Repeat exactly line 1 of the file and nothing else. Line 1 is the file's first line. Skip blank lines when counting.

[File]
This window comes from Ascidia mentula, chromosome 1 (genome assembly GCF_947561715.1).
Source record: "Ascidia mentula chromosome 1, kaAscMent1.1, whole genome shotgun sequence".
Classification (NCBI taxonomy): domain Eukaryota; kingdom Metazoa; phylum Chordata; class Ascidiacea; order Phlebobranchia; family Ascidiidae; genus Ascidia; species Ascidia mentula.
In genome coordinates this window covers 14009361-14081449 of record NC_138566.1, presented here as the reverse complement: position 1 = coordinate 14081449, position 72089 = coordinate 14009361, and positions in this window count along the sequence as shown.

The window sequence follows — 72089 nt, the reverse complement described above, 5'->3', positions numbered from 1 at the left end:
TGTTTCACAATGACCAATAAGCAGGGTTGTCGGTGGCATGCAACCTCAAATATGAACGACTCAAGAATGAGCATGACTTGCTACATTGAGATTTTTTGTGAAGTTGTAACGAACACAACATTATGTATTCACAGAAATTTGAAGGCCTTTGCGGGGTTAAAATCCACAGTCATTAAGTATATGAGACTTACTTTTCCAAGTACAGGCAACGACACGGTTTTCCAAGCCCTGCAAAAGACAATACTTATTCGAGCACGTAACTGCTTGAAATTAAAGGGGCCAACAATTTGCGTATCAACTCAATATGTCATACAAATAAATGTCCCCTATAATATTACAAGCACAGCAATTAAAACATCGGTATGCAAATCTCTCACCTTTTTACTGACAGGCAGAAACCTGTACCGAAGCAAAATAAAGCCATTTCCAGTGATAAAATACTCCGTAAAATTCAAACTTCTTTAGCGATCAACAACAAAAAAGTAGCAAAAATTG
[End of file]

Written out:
This window comes from Ascidia mentula, chromosome 1 (genome assembly GCF_947561715.1).